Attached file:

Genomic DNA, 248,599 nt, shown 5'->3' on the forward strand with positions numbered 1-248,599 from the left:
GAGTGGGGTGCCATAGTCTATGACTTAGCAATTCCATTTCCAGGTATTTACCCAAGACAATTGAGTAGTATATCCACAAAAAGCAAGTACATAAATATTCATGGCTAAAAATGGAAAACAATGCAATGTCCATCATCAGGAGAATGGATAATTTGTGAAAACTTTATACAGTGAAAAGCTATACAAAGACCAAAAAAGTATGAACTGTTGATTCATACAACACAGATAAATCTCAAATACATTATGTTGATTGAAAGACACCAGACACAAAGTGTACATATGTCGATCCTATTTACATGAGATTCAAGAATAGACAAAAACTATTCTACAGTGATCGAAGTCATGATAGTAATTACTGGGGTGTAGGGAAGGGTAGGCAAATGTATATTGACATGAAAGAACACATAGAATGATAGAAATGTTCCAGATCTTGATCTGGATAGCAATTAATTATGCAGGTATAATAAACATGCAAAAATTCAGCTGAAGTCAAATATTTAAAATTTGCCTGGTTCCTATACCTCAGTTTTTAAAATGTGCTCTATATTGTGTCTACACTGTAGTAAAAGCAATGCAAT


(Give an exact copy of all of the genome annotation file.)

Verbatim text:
Genomic DNA, 248,599 nt, shown 5'->3' on the forward strand with positions numbered 1-248,599 from the left:
GAGTGGGGTGCCATAGTCTATGACTTAGCAATTCCATTTCCAGGTATTTACCCAAGACAATTGAGTAGTATATCCACAAAAAGCAAGTACATAAATATTCATGGCTAAAAATGGAAAACAATGCAATGTCCATCATCAGGAGAATGGATAATTTGTGAAAACTTTATACAGTGAAAAGCTATACAAAGACCAAAAAAGTATGAACTGTTGATTCATACAACACAGATAAATCTCAAATACATTATGTTGATTGAAAGACACCAGACACAAAGTGTACATATGTCGATCCTATTTACATGAGATTCAAGAATAGACAAAAACTATTCTACAGTGATCGAAGTCATGATAGTAATTACTGGGGTGTAGGGAAGGGTAGGCAAATGTATATTGACATGAAAGAACACATAGAATGATAGAAATGTTCCAGATCTTGATCTGGATAGCAATTAATTATGCAGGTATAATAAACATGCAAAAATTCAGCTGAAGTCAAATATTTAAAATTTGCCTGGTTCCTATACCTCAGTTTTTAAAATGTGCTCTATATTGTGTCTACACTGTAGTAAAAGCAATGCAAT